Q. Do you stick to a routine when producing your artwork?
A. No, I try to break routines when I become aware of them. When I get into habits of production, I start repeating myself in the work.
Q. How important is it for you that the final image matches the vision you have in your head?
A. This is a delicate point. I do usually have a clear image in my head to begin with, but inevitably accidents occur (and I encourage these), which may suggest alternative directions. I try to keep open to them. But some images are imperative and demand to be produce, willy nilly.
Q. At the Lounge our primary goal is to widen artists’ pool of inspiration. So who are the artist/illustrators that inspire you?
A. Just about every artist I have ever seen, has something I would like to have. I think all artists are basically magpies and too many to mention have contributed to what I am.
That said, when I was a student, I identified very closely with the work of the English Romantics like Turner and John Martin. They influenced my direction, as did the Surrealists. From a technical point of view, Whistler was a great teacher for me and more recently Graham Sutherland. All very Old School, I know.
Q. Reading about your career, you have achieved a great deal. So what’s on the horizon for you? Do you have any artistic goals that you are still chasing?
A. I feel (like most artist, I suspect) that I’ve hardly started. And yet, looking at the collection in this book, I see that I’m travelling in a definite direction. But what the goal is, who knows? That’s beyond the horizon.
I am absolutely in love with the work of José Luis Ágreda. Born in Seville, Spain He is an illustrator and cartoonist working in editorial, advertising and publishing. He has worked on a children book series called Carla, which has 14 titles to date. Mr. Ágreda also received the Best Spanish Comic award at the Barcelona and Madrid comic shows for his graphic novel Cosecha Rosa, and is currently working on it’s follow up.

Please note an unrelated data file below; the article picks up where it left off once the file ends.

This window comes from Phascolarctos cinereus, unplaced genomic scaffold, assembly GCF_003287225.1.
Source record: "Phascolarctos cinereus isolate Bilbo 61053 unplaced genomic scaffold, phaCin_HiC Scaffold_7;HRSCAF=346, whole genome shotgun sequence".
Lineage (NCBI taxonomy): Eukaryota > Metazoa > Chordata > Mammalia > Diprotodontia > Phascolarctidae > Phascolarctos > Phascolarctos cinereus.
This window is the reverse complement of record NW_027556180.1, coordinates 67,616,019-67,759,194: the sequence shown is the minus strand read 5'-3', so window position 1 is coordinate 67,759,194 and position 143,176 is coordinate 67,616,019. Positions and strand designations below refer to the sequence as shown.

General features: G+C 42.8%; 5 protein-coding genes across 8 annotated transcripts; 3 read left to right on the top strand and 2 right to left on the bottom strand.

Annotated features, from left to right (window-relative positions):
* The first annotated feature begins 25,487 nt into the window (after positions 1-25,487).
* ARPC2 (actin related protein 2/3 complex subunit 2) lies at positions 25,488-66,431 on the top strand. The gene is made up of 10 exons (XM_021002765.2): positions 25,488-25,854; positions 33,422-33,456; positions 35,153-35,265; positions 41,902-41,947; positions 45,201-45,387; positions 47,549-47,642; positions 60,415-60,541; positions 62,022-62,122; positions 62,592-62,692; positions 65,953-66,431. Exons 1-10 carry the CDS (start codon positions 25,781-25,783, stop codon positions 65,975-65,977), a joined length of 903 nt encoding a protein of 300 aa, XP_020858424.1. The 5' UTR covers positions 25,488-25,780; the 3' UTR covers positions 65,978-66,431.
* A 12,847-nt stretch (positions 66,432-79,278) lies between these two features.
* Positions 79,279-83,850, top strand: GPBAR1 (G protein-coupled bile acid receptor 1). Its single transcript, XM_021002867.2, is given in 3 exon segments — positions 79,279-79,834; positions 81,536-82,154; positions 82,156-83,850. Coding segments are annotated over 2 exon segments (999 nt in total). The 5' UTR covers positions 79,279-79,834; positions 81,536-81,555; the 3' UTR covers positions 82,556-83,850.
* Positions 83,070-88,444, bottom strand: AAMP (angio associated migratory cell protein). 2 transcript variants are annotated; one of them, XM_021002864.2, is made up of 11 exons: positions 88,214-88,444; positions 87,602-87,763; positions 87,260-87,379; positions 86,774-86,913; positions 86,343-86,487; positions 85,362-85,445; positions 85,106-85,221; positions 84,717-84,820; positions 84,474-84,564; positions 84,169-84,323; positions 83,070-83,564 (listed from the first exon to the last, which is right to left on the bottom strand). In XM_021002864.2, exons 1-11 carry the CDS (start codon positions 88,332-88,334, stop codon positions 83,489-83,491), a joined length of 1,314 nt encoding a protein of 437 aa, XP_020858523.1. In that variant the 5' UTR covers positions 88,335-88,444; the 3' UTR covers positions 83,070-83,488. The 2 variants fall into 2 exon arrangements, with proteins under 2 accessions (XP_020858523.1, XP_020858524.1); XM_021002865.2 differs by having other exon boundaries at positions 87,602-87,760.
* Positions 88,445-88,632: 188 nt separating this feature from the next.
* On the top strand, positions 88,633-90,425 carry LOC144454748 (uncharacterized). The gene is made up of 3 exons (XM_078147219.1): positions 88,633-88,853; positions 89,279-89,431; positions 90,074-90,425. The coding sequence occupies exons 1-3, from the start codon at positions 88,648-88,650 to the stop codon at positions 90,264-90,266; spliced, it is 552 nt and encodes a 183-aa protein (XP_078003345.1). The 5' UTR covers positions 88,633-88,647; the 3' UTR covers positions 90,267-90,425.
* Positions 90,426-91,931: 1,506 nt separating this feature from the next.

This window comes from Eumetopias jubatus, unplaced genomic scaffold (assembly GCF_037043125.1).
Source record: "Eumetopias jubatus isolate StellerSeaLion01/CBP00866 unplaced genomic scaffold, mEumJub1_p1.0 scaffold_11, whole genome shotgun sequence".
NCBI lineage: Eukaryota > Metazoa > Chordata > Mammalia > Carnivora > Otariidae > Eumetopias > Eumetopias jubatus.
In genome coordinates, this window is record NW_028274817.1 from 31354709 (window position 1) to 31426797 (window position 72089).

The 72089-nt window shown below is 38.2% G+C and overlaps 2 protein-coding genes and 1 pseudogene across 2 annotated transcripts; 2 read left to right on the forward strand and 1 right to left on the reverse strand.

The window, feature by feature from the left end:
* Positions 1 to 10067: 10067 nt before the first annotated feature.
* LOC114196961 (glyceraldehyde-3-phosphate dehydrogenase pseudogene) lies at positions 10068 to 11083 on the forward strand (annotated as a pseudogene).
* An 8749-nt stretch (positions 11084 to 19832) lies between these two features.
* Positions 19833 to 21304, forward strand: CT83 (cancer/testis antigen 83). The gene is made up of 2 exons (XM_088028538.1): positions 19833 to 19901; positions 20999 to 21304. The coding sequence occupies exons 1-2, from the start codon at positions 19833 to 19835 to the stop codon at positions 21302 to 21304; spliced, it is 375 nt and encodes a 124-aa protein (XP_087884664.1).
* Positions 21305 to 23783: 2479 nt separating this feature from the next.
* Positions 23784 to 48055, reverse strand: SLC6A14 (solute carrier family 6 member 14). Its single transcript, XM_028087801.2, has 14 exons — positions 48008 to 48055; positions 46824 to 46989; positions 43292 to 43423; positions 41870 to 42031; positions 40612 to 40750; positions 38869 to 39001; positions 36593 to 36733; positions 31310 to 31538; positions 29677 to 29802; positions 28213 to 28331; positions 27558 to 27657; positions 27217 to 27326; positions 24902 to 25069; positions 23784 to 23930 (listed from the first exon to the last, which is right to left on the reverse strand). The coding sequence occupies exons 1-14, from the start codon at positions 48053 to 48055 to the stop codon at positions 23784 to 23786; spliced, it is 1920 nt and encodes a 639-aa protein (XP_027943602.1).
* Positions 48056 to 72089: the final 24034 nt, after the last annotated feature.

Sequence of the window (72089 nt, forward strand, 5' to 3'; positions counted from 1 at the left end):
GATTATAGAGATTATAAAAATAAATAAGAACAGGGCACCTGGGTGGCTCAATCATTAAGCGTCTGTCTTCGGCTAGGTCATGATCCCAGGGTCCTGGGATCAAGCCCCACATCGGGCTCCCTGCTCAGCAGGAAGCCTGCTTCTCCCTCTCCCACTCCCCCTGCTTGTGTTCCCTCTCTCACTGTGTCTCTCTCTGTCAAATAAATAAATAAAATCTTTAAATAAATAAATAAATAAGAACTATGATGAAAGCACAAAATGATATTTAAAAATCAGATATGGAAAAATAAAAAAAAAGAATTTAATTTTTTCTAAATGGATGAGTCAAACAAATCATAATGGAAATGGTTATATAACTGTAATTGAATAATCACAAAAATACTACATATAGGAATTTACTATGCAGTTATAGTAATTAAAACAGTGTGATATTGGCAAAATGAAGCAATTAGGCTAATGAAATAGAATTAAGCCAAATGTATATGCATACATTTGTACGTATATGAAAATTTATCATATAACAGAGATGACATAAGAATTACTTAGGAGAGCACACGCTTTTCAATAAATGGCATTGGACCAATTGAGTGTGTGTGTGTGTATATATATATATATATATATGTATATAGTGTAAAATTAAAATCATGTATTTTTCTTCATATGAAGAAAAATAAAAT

Mr. Ágreda’s style varies, his children book art is very distinct to his editorial pieces. His colours can range from using just tones of a single colour all the way to full colour. A consistent element throughout his work are his fluid stylised shapes. This simplified and abstracted style allows his work floats between child-friendly and mature themes effortlessly.
Born in 1871 Dorchester, England, Harold Edward Hughes Nelson is probably best known for his heraldic style and postage stamps designs. He studied at both the Lambeth School of Art and the Central School of Arts and Design. He was a prolific man working as an artist, illustrator, etcher, engraver, designer and lecturer. Illustrating postage stamps, advertisements, magazines, books and bookplates. One of his many notable achievements is illustrating the novel, A Real Queen’s Fairy Tales, authored by the Queen of Romania.
Mr. Nelson was strongly influenced by the styles of the times. During the early 1900s his work incorporated Arts and Crafts and Art Nouveau elements. Then by the 1930s his work embodied the Art Deco ethos. This only made is work stronger allowing him to choose from variety styles that would best suit the content.